On this week’s edition of Sexcapades, in light of the recent events within Alabama, the topic of abortion and what’s next is discussed.

Originally, last week’s post was supposed to take a form of another theme. I had this strong, intuitive gut feeling that I should write a book review of Life’s Work: A Moral Argument for Choice and talk about abortion. So I changed it. Last week, the most restrictive, oppressive and horrifying laws were passed in Georgia, Alabama, Missouri and Ohio. When media coined ‘heart beat bill’ was passed in Georgia I was sick to my stomach. Then when Alabama followed, I was enraged. 

Last Monday, I had this feeling that I should write another post about abortion and how important sexual autonomy as a human right. Whenever I began to write I all that would come out was anger and fear. Again on Tuesday, all I felt was fear. Fear for myself, my friends, my sisters, cousins, aunts. Fear for women at my school, in my community and women in the states where their choice, freedom and bodies were being stripped away from them. Wednesday, I meditated and I asked for clarity on what to do. When we fear something we give it power, we give it our energy. The energy we invest in fearing something is energy wasted when instead we can use that energy to fight something. It is Thursday that I am writing this and I know what to do. 

A 46-Year-Old Monumental Stride:

Roe v. Wadeis a law that was passed in 1973 in the height of the second-wave feminism movement. It was decided by the Supreme Court that the Constitution provides a “fundamental right to privacy” protecting “a woman’s right to an abortion prior to the viability of the fetus.” 

What does this mean? Let’s break it down. 

Fundamental right to privacy:

 “Fundamental right to privacy is listed under the Due Process Clause in the Fourteenth AmendmentDue Processoffers defense against the denial of life, liberty or property by the government. What is tricky and troubling about the Fourteenth Amendment is that ‘privacy’ and ‘right to privacy’ is listed a “fundamental right,” yet personal autonomy is not.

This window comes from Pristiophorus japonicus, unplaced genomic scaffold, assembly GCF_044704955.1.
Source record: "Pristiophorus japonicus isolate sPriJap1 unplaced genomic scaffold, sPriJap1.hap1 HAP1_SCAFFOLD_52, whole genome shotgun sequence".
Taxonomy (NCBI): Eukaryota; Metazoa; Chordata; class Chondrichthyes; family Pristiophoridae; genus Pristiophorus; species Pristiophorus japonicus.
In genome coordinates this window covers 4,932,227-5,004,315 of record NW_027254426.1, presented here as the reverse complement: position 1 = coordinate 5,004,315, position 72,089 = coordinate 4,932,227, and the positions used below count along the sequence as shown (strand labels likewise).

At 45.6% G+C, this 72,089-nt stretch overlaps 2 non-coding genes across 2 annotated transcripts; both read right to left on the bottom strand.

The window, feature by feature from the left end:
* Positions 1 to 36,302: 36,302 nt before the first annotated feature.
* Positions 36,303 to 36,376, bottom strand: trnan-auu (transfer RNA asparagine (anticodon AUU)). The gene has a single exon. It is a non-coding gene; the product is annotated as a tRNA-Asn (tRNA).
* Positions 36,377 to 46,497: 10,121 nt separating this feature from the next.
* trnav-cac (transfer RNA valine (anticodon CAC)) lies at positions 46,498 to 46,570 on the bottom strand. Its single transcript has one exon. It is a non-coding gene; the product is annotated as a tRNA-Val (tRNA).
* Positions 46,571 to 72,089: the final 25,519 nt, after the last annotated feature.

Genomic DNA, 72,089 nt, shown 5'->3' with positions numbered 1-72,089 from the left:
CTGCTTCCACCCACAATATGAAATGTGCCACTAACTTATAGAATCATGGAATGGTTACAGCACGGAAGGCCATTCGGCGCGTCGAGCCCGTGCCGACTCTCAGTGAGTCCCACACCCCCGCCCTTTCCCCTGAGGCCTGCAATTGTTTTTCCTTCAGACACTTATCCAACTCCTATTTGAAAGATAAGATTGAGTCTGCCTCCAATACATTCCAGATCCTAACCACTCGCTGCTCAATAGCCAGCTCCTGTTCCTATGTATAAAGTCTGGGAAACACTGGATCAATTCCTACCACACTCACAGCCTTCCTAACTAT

Viability of the fetus:

Viability of the fetus is the age at which the fetus is able to survive outside the womb with medical assistance.  The Court decided that after the second trimester the fetus became viable. The third trimester begins around week 28 of a pregnancy and lasts until birth. Pregnancy usually last about 40 weeks. The Court ruled the state could regulate or ban abortions after the second trimester with the exception of preserving “the life and health of the mother.”

Lives at Stake: The threat to Roe

Since the ruling of Roe, women’s sexual autonomy and right to privacy has been constantly under attack. Not ever 50 years later, five states have passed regressive, oppressive and restrictive abortion bills the nation has ever seen. As a country we are regressing and it is time we do something about it.

April 11: Ohio Governor Mike DeWine signed a bill that would prevent abortions to be performed after the fetal heartbeat has been detected. The heartbeat is detected at six weeks before most women even know they are pregnant. According to Guttmacher Institute, Ohio is the third state to pass an abortion ban bill with Kentucky and Mississippi being the first two. This ban will start in July of this year

May 7: Georgia’s Governor Brian Kemp signs the nation’s most restrictive abortion ban. Similar to Ohio, women in Georgia cannot seek out abortions after six weeks. The most gruesome part is that the bill provides punishment for women who seek out and those who perform abortions. Abortion Practitioners can face up to 10 years in prison that is more time in jail than Brock TunerShane Piche, and Michael Wysolovski.

May 15: Alabama’s Governor Kay Ivey signs a similar bill that punishes abortion practitioners with life in prison. Again, more time in prison than Jacob Walter AndersonAustin James Wilkerson, and  Benjamin Lawrence Petty. As if this bill couldn’t get more disturbing, the amendment for the exemption of rape and incest failed 11-21. 

Is there more that can be done? While access to abortion is amazing there are a few more things that should be included in this conversation: Primarily, sex education & health care.

Action we need to take:

Our country loves to oppress, control and abuse the women who live and step foot in it. Women of color have known this since the dawn of time. These laws hit their communities just as hard, if not harder than others. This is where there is less access to quality health care and coverage, lower education, and higher poverty rates.

Every day we are getting closer to a reality similar to the Handmaid’s Tale.It is horrifying that our society is mimicking a piece of fiction, like it was meant to warn us about the dangers that lie ahead. With that being said it is not the time to call for a sex strike; It is time to share stories and advocate for safer practices, better sex education programs, and improved access to health care. All the policies that Republicans and “pro-lifers” are against.

While these bills are detrimental let’s not forget about the conservative leaning Supreme Court and the accused sexual predator Justice Brett Kavanaugh. At the end of the day, Roe needs serious protection.

Written by: Julie Cappiello